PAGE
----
At least 14 soldiers were killed and eight others wounded in an ambush against a military convoy in Burkina Faso, the government said late Thursday.
The incident occurred on Wednesday along the Tinakof-Beldiabe road in Burkina Faso’s northern province of Oudalan.
“A unit of the Tin-Akoff military detachment in the province of Oudalan, Sahel region fell into an ambush on Wednesday perpetrated by a group of terrorists, killing 14 and eight wounded, three of whom were serious,” Communication Minister Remis Dandjinou said.
He said defense and security forces engaged in search operations to track down the perpetrators of the attack.
A security source who requested anonymity told Anadolu Agency that the Burkinabe army has “neutralize at least nine suspected terrorists.”
Dandjinou called on the populations to work together to put an end to terrorism which, according to a report published in August by the Economic and Social Council (CES) of Burkina Faso, has already killed more than 1,600 people since 2015.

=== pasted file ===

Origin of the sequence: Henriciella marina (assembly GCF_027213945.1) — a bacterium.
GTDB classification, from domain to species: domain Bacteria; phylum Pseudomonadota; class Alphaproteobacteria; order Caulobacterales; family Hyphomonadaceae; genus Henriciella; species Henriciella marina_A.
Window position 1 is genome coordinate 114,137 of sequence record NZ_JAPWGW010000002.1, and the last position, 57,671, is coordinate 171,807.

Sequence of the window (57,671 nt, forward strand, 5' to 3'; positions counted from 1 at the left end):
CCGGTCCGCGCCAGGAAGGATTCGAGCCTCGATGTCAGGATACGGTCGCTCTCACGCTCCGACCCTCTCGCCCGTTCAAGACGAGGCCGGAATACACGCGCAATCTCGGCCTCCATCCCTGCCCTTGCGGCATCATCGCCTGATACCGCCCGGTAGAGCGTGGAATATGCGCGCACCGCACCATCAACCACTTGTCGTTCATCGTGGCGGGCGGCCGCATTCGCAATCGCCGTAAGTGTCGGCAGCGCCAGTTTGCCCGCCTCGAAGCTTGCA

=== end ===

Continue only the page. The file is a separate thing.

The attack is the third recorded in the Sahel and north-central Burkina Faso since the start of the electoral campaign on Oct. 31.
“I have decided to suspend the activities of my campaign for 48 hours, following the terrorist attack on Tin-Akoff which caused the death of several soldiers […] Strength and honor to our national army resolutely committed to defending the Fatherland,” President Roch Kabore tweeted early Friday.
Kabore called on citizens “to pray for all the victims of terrorism, and in particular our valiant sons engaged on the front line.”
Burkina Faso is set to hold presidential and parliamentary elections later this month, but the presence of militant groups has disrupted voter registration in some parts of the country and could prevent people from casting ballots on the day.
A controversial new law passed by parliament in August â€“ stating that votes will be counted irrespective of peopleâ€™s ability to access polling stations on Nov. 22 â€“ is also triggering fears of widespread disenfranchisement in already marginalized areas, according to The New Humanitarian.
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